Vote with knowledge, but please vote! (Oct. 1 column)
Today our Voter’s Guide is in the newspaper. It is also just before the first mail-in and early voting ballots will be available.
Our newsroom contacted every local candidate from U.S. Senate to county supervisor and asked them ten questions we thought were vital to members of this community. While we may not have covered every possible topic, we did ask them to dig deep and be accountable on the economy, agriculture, health care, mental health, education, and what each of them brings to the table. We also asked them to focus on their key issues and how they would represent all of their constituents. We asked them to give a SWOT, an analysis on the strengths, weaknesses, opportunities and threats our community faces.
On the whole, we found the candidates to be quite responsive to our questions. They made the effort and provided answers that showed they care enough at least to articulate their thoughts. Not one was what we would call dismissive. I think that demonstrates that there is a slate of good people running for office.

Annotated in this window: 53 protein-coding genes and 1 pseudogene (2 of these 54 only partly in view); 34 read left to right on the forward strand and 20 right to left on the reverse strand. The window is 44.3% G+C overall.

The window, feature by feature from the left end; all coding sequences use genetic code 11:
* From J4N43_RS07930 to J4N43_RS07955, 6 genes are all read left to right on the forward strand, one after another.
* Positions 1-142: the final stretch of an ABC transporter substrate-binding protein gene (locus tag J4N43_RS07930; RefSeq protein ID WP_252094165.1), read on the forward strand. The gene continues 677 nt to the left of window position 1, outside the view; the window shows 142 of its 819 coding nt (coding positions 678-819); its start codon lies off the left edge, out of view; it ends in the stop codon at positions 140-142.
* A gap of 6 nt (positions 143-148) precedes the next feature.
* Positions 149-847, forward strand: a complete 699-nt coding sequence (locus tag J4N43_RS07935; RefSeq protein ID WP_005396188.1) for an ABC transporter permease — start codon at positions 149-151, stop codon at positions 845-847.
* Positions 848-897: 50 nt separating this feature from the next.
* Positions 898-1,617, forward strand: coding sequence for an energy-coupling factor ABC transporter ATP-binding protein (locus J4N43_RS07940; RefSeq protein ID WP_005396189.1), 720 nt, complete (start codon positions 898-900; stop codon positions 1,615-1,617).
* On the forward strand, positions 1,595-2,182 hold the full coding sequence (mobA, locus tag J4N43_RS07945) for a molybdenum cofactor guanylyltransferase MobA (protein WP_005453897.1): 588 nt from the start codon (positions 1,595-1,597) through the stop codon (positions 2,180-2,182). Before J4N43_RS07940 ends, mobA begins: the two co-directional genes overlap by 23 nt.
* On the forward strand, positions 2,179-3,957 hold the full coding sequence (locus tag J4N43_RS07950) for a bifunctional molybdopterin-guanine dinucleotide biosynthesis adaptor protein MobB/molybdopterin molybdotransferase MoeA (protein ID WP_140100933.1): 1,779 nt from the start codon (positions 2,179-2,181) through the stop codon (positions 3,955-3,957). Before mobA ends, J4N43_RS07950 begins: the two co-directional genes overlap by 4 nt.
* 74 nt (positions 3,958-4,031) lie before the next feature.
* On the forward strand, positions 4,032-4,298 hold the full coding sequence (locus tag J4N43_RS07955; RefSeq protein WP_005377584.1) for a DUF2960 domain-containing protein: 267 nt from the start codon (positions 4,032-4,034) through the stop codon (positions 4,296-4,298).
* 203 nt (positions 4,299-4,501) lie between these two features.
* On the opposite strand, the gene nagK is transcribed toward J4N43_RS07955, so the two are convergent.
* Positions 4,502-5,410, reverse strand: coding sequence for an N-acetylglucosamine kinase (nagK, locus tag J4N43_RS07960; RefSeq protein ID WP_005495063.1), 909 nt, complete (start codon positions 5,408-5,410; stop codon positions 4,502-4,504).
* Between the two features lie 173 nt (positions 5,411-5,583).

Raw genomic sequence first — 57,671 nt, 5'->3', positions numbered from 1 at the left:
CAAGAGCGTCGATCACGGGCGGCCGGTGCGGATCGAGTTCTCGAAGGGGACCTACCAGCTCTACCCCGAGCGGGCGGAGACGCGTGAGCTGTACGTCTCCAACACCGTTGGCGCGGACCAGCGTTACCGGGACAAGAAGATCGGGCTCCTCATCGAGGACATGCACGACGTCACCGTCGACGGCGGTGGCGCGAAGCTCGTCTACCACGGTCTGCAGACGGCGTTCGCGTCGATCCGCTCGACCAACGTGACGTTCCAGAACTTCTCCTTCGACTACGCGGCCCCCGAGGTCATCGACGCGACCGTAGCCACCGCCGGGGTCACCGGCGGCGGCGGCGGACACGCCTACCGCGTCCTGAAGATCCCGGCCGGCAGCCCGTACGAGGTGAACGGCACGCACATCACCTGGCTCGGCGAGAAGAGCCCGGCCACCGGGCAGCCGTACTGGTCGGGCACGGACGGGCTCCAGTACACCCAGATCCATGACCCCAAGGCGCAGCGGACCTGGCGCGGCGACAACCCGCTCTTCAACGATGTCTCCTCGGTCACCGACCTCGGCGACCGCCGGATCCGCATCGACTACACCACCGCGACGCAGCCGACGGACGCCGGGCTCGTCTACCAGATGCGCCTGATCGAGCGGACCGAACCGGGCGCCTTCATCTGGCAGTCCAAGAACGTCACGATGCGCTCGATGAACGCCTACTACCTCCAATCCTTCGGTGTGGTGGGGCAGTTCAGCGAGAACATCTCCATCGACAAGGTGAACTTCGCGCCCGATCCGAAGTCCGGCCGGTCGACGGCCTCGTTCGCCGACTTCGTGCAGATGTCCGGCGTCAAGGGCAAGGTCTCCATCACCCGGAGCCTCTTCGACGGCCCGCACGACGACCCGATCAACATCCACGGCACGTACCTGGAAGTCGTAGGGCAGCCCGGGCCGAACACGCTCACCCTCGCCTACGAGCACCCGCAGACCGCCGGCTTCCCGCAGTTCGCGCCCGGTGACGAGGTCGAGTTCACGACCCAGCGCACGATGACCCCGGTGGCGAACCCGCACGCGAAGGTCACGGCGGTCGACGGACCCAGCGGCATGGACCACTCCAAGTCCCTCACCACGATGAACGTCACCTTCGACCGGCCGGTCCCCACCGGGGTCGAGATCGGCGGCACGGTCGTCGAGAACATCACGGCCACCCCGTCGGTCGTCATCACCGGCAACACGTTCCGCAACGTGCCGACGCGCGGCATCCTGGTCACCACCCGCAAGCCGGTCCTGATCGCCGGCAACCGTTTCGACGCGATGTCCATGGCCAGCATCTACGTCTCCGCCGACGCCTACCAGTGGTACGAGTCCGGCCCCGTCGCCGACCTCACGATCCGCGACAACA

Iowa’s U.S. Senate race is reported to be one of the most expensive in the nation, and a study showed Iowans feel fatigued in the face of the load of mailings and online and television ads Senator Ernst and Ms. Greenfield are lodging at each other. The U.S. Senate race has two additional candidates, Suzanne Herzog, an independent, and Rick Stewart, a libertarian, who responded to our questionnaire.
The guide also includes summaries of the two main presidential candidates’ platforms. Their staff was not able to respond to our request for President Trump and former Vice-President Biden to answer our questions. Their summaries are taken from their direct quotes and from non-partisan sources as well as statements on the candidates’ own websites.
State Senator Dennis Guth is running unopposed this year. We have no issue with Senator Guth, whose updates appear frequently on this page. However, in the interest of democracy, we find ourselves wishing he had to be elected to his seat in the Iowa Senate.
We like to think elections are a mechanism of accountability. A candidate seeks to be elected, or re-elected, therefore they must make the constituents happy. Constituents evaluate the performance their representatives deliver and reward those who are doing well, vote against those who are not.